URI Men's Basketball vs Holy Cross, Ryan Center, Dec 2. © Mike Scott 2015.
URI Men's Basketball vs Holy Cross, Ryan Center, Dec 2. © Mike Scott 2015.

Four McGlynn mastering the transition to Rhode Island

When his collegiate career concludes at the end of this season Four McGlynn would like to take his game overseas. Ideally, he would play for a few years, return stateside and remain connected to the game in a coaching capacity.

Young players McGlynn might mentor along the way would be wise to lend an ear when it comes to his on- and off-the-court experiences. After all, the Rhode Island guard is excelling in both areas as his team’s leading scorer while pursuing a master’s degree in labor relations and human resources.

Rhode Island is also McGlynn’s third college. He transferred from Towson last summer as a graduate student and since found the overall setting a URI much to his liking, including his new teammates.

“It’s been great so far,” he said. “It is a beautiful place to be and a really good school to attend. Everybody on the team has been really accepting and the fans at the Ryan Center have been great. It is a nice family atmosphere and we hang out with each other all the time.”

Patrick McGlynn IV, who said he has been known as “Four” since he can remember, has enjoyed much successful in the classroom. During his final year of undergrad studies at Towson he earned Colonial Athletic Association academic honors and he takes much pride in pursuing a master’s.

“It’s a milestone for me,” he said, in reference of being in a master’s program. “Getting a master’s is probably the biggest achievement that I could have and it is really an honor to have that opportunity. I am really fortunate to be where I am.”

Tracking where he has been since graduating Dallastown (Pa.) High as the school’s all-time leading scorer might require GPS mapping software.

McGlynn started his college career at Vermont where in 2011-12 he earned America East rookie of the year honors after leading the Catamounts in scoring (12.0) and three pointers (68) while pacing all Division I freshmen in free throw percentage at 88.9. Such production is all the more impressive when considering he did not start a single game.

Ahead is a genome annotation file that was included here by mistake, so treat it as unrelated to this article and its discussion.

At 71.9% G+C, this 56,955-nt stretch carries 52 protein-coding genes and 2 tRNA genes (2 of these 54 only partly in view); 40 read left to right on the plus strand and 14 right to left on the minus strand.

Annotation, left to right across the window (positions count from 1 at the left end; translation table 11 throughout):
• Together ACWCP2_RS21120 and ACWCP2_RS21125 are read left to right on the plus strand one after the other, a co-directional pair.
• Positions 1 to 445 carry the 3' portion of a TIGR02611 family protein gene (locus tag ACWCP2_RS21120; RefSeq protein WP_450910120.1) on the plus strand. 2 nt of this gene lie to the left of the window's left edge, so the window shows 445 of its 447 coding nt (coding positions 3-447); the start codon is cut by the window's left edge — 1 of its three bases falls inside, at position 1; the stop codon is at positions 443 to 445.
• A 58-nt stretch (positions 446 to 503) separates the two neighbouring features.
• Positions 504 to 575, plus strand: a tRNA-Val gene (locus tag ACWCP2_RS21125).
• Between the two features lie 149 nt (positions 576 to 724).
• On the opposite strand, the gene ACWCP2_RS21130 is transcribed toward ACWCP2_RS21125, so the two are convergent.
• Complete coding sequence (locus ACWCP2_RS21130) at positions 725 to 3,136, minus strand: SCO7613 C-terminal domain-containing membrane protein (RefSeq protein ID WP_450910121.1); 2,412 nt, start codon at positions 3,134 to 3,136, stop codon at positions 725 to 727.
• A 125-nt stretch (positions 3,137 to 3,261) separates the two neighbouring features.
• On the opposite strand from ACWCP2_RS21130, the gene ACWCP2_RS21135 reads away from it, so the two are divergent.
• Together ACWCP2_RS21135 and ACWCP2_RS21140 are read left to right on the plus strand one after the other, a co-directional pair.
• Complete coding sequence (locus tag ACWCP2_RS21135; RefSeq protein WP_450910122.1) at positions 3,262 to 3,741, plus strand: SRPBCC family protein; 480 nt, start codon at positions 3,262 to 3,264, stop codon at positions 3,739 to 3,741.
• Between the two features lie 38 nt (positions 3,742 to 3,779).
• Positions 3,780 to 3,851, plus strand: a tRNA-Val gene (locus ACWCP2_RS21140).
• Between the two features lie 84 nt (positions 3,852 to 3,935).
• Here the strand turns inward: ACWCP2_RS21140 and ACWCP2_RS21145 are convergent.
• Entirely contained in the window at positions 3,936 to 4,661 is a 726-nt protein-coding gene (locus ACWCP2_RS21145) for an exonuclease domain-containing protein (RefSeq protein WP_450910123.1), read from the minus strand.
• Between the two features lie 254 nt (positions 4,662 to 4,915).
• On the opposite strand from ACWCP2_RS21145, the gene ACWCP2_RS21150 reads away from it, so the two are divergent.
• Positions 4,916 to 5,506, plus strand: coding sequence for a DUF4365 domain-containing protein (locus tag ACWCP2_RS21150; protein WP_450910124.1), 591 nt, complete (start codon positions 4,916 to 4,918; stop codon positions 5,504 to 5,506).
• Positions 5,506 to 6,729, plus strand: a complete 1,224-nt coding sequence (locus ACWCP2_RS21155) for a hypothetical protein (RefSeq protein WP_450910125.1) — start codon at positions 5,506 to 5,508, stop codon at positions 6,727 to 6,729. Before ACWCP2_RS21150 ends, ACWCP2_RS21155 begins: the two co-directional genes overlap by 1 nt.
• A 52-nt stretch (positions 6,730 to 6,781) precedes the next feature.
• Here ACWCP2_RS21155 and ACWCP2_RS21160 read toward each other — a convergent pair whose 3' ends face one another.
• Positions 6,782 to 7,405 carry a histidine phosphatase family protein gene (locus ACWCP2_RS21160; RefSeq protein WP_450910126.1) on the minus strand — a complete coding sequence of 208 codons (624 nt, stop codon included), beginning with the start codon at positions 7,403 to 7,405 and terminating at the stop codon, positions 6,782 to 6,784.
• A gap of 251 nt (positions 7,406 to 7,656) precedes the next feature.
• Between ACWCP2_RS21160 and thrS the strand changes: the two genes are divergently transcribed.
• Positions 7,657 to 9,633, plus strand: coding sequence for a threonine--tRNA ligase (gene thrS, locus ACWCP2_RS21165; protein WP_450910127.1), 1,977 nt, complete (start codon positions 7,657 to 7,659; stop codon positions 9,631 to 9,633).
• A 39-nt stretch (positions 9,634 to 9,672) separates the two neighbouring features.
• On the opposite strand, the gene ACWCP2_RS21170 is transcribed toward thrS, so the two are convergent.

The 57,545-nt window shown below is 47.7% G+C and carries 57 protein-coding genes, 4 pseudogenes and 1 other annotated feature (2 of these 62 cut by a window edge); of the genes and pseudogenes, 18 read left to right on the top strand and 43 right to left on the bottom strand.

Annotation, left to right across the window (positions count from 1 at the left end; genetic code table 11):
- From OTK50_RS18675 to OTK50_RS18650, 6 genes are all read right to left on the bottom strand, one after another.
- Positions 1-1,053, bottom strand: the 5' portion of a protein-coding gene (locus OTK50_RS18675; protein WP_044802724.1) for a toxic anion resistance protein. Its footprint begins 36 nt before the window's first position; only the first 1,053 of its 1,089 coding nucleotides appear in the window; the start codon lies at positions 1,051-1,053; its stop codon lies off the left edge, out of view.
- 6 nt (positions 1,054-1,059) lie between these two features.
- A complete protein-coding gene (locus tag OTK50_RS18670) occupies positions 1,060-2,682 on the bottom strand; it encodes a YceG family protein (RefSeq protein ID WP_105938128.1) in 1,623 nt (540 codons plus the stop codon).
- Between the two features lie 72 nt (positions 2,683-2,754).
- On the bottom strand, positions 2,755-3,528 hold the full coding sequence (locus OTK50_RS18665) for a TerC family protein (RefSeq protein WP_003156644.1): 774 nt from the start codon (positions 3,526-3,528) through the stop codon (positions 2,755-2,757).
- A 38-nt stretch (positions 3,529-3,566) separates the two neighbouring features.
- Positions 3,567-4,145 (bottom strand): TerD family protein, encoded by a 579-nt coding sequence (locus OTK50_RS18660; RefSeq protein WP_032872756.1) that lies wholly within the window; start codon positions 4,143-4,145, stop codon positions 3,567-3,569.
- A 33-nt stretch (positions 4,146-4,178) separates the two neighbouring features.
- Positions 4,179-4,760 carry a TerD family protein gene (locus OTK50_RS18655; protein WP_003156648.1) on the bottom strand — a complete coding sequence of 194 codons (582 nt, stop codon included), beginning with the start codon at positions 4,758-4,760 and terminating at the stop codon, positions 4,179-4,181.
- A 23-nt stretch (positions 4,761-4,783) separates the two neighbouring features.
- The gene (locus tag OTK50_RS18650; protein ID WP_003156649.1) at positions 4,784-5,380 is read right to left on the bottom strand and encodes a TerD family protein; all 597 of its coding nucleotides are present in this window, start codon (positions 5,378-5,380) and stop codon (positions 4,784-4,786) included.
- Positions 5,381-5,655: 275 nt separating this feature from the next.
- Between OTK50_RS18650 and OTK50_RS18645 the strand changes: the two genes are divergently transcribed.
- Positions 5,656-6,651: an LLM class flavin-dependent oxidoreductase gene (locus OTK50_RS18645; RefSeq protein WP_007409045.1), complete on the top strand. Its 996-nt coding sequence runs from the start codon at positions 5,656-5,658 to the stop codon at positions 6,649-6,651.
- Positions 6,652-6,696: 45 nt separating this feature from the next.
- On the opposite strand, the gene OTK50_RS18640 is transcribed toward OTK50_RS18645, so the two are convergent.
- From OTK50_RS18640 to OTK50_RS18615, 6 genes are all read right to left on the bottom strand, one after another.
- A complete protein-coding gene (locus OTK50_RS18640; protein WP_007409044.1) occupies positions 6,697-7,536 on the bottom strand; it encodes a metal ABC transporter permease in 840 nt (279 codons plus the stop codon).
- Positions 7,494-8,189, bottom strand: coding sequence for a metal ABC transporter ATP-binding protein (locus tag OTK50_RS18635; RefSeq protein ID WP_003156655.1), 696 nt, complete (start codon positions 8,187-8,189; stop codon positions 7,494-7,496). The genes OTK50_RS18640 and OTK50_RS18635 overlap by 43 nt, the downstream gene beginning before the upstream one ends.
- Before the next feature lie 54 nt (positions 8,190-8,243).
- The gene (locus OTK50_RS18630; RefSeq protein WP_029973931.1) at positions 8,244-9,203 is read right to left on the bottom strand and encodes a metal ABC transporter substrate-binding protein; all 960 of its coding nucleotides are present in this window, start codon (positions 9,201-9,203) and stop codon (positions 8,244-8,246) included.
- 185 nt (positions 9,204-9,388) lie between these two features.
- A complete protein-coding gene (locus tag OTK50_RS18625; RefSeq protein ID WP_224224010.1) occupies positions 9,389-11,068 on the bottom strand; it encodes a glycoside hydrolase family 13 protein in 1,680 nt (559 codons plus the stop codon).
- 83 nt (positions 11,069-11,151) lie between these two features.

The most memorable part of that season, however, was at the end. McGlynn helped lead Vermont to a conference title and an opening-round victory over Lamar in the NCAA tournament before losing to North Carolina.

With both starting guards returning for 2012-13 McGlynn opted to transfer to Towson, much closer to his family’s York, Pa. home. After sitting out a year in compliance with NCAA transfer rules he started 45 of 68 games over two seasons with the Tigers and averaged 10.5 points.

Wanting to finish his career playing at a higher level McGlynn transferred to Rhode Island of the Atlantic-10 Conference. Because he was a graduate student he was immediately eligible to play and was averaging a team-best 12.1 points through 19 games.

It is such production he hopes contributes to another NCAA appearance. Four years after playing in the tourney he yearns to return to the dance and feels that the Rams, 11-8 overall and 3-3 in the A10 heading into Wednesday’s game against visiting Fordham on ASN, have what it takes to get there for the first time since 1999.

“I think it made me real hungry,” he said of the tourney experience with Vermont. “We fell short (of making it) the last two years at Towson. Here, I think we are really talented and we can be really successful. We have a group of guys that buy into the system, buy into what coach (Dan Hurley) is telling us. It would great going away in my fifth year to experience both a master’s degree and an NCAA tournament.”

Regardless of how the season unwinds, McGlynn, who enjoys reading books that pertain to team success such as Pat Riley’s The Winner Within, will continue to have the support of his family. Such support is not lacking in numbers what with him being the oldest of six siblings that range in age from 10 to 23.

“It is pretty cool being the oldest,” he said. “They are pretty independent and they are all good at basketball, soccer, swimming, whatever it is they want to do. They kind of do their own thing and they are all successful.”

Much like their older brother.

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